The US dollar won't crash despite the economy's $16 trillion pandemic debt pile, economist Larry Summers says

The US dollar won't crash despite the economy's $16 trillion pandemic debt pile, economist Larry Summers says
Former Treasury Secretary Larry Summers.Rob Kim/Getty Images
  • The US dollar will not crash despite the $16 trillion debt pile that has built up because of the COVID-19 pandemic, former Treasury secretary Larry Summers told CNN on Sunday.
  • "The dollar is the world's safe haven. It's the place that money moves into when people get nervous about the state of the world," Summers said.
  • While it is "right to worry" about the country's rising debt, a near-zero interest rate environment implies that the government can afford to borrow more, he pointed out.
  • He also suggested that instead of lending money to credit-worthy corporations, the government should support unemployed and lower-income families.

The US dollar won't collapse despite the rising amount of federal debt that has stemmed from the coronavirus pandemic, former Treasury Secretary Larry Summers said on Sunday.

"The dollar is the world's safe haven. It's the place that money moves into when people get nervous about the state of the world," he said in an interview Sunday with CNN's Fareed Zakaria.

The former World Bank economist said that as long as the US political system isn't disrupted, "the dollar's going to be okay."
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Summers, who has also been an advisor to President Barack Obama and the Treasury chief for President Bill Clinton, noted that it is "right to worry" about the United States' handling of the coronavirus and its rising debt-load.

But, according to him, a near-zero interest rate environment means credit is cheap and the government can afford to borrow more and pay back what it owes.

"The fact that we've got an interest rate that's essentially zero is telling us that the funds are available, and they're not going to crowd out anything important. Instead, they're going to push the economy forward," he said.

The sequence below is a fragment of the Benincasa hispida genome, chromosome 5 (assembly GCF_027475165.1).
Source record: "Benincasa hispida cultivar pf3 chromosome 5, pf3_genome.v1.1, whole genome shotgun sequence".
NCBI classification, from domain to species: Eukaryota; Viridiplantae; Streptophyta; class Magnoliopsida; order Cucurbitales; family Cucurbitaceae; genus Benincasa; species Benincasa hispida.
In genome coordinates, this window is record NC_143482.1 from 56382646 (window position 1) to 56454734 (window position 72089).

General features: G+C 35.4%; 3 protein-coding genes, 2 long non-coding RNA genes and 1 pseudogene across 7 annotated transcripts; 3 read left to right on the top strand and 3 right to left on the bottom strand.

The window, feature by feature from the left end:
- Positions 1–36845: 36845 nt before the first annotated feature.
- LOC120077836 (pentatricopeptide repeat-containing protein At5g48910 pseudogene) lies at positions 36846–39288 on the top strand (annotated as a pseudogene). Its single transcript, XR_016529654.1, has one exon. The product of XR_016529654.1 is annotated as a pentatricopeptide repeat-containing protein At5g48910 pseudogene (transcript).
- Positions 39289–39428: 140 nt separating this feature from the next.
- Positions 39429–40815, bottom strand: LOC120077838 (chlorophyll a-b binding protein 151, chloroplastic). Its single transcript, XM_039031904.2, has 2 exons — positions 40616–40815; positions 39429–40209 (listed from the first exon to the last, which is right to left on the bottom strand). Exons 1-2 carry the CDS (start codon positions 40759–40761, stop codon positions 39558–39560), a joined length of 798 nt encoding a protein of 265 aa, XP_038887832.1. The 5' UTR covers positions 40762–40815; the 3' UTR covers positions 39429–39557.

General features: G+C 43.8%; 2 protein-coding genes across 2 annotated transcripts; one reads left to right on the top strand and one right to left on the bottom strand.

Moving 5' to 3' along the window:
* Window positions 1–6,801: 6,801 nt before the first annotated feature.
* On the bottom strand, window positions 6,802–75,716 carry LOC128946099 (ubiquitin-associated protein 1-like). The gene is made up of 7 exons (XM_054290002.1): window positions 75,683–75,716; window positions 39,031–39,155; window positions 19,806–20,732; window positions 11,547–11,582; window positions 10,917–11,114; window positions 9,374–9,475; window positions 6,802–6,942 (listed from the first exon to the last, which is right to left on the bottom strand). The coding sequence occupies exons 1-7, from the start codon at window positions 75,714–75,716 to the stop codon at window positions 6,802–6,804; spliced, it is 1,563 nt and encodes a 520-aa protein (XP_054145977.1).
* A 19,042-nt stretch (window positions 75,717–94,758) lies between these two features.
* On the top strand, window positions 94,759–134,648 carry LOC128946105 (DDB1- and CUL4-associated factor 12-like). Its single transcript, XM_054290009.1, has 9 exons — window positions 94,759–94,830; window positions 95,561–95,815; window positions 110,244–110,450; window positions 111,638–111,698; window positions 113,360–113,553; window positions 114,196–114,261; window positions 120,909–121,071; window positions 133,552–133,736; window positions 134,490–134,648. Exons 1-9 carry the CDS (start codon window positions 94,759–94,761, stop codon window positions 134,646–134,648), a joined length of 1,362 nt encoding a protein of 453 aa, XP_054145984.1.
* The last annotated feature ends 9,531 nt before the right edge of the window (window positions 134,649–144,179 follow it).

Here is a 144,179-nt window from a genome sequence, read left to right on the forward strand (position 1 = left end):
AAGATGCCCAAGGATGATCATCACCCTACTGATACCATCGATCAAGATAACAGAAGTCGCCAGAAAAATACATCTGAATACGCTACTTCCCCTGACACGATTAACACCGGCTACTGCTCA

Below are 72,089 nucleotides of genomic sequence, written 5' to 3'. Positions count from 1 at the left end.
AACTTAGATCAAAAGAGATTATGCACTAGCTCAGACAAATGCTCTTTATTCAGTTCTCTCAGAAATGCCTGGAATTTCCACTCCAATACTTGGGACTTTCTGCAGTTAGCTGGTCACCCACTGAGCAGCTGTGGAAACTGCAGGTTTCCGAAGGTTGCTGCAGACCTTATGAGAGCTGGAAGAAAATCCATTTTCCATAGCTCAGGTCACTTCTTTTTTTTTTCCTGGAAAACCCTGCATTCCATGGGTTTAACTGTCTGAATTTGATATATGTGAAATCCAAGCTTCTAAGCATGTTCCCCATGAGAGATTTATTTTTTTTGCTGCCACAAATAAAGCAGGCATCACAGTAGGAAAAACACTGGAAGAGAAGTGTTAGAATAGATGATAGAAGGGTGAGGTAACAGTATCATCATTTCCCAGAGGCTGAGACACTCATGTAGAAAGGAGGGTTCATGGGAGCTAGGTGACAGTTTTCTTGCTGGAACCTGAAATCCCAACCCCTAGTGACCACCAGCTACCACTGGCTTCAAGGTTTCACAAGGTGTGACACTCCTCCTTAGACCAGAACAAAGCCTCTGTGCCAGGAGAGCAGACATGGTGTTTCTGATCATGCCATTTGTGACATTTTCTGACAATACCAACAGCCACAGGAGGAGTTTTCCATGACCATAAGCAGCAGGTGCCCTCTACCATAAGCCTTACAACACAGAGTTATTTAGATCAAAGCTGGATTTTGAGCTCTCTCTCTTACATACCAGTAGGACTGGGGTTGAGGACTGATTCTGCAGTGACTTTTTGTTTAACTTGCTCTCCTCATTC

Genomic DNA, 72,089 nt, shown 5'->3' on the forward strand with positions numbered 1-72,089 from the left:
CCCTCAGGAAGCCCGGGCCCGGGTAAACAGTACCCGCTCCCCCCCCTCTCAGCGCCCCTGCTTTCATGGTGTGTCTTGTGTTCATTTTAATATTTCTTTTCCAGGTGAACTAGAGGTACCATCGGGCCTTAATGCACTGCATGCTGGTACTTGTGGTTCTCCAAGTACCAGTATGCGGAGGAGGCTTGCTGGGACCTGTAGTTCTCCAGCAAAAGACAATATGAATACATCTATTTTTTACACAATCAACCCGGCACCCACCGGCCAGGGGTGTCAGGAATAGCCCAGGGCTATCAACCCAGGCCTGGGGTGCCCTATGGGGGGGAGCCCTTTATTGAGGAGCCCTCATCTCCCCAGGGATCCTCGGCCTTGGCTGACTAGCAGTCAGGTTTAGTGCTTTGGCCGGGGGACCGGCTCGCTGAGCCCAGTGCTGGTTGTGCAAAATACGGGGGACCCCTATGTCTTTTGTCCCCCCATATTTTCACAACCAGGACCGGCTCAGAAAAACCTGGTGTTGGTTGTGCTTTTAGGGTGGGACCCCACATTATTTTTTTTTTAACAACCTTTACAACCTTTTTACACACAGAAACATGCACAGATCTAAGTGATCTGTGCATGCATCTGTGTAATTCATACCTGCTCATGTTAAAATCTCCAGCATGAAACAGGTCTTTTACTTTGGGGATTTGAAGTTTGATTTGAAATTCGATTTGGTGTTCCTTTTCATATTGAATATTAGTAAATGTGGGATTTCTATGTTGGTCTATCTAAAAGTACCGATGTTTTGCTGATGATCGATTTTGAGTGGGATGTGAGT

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Instead of lending money to credit-worthy corporations, the higher priority should be to support unemployed, lower-income families, he said. "All of the dangers are on the side of spending too little right now, rather than spending too much," he said. Summers also noted the cost of COVID-19 testing is trivial compared to the cost of premature fatalities. Getting a test costs only about 1% of the $16 trillion dollars that the pandemic would end up costing the economy, he said.
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"The cost of incompetence here dwarfs the human cost of the Vietnam War in terms of fatalities that could have been avoided in terms of financial costs," Summers said.

Negotiations over a new set of stimulus measures are currently stalled, as Republicans and Democrats continue to wrangle over the details of the bill. House Speaker Nancy Pelosi on Sunday set a 48-hour deadline for Congress to reach an agreement on the upcoming plan.

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